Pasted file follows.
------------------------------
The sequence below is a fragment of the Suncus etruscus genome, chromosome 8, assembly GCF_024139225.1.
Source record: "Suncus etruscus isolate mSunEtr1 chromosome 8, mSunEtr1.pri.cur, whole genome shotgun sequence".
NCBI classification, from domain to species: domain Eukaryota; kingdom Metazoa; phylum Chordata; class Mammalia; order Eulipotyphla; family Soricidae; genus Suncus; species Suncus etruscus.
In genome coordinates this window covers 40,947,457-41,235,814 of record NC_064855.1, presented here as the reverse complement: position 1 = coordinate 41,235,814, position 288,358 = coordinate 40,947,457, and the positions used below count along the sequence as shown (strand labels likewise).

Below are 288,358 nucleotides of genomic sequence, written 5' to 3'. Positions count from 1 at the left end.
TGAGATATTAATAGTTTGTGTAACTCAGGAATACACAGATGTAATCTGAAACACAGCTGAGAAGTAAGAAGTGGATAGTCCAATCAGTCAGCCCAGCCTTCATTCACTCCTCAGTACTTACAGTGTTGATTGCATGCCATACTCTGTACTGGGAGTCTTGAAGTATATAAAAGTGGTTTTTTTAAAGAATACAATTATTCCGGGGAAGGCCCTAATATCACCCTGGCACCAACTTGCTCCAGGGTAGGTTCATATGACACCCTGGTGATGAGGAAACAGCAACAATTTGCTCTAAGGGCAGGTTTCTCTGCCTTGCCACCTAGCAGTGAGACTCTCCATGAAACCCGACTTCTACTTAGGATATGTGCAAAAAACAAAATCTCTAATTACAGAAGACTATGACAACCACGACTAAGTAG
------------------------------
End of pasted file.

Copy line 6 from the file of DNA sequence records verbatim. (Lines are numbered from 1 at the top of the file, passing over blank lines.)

TGAGATATTAATAGTTTGTGTAACTCAGGAATACACAGATGTAATCTGAAACACAGCTGAGAAGTAAGAAGTGGATAGTCCAATCAGTCAGCCCAGCCTTCATTCACTCCTCAGTACTTACAGTGTTGATTGCATGCCATACTCTGTACTGGGAGTCTTGAAGTATATAAAAGTGGTTTTTTTAAAGAATACAATTATTCCGGGGAAGGCCCTAATATCACCCTGGCACCAACTTGCTCCAGGGTAGGTTCATATGACACCCTGGTGATGAGGAAACAGCAACAATTTGCTCTAAGGGCAGGTTTCTCTGCCTTGCCACCTAGCAGTGAGACTCTCCATGAAACCCGACTTCTACTTAGGATATGTGCAAAAAACAAAATCTCTAATTACAGAAGACTATGACAACCACGACTAAGTAG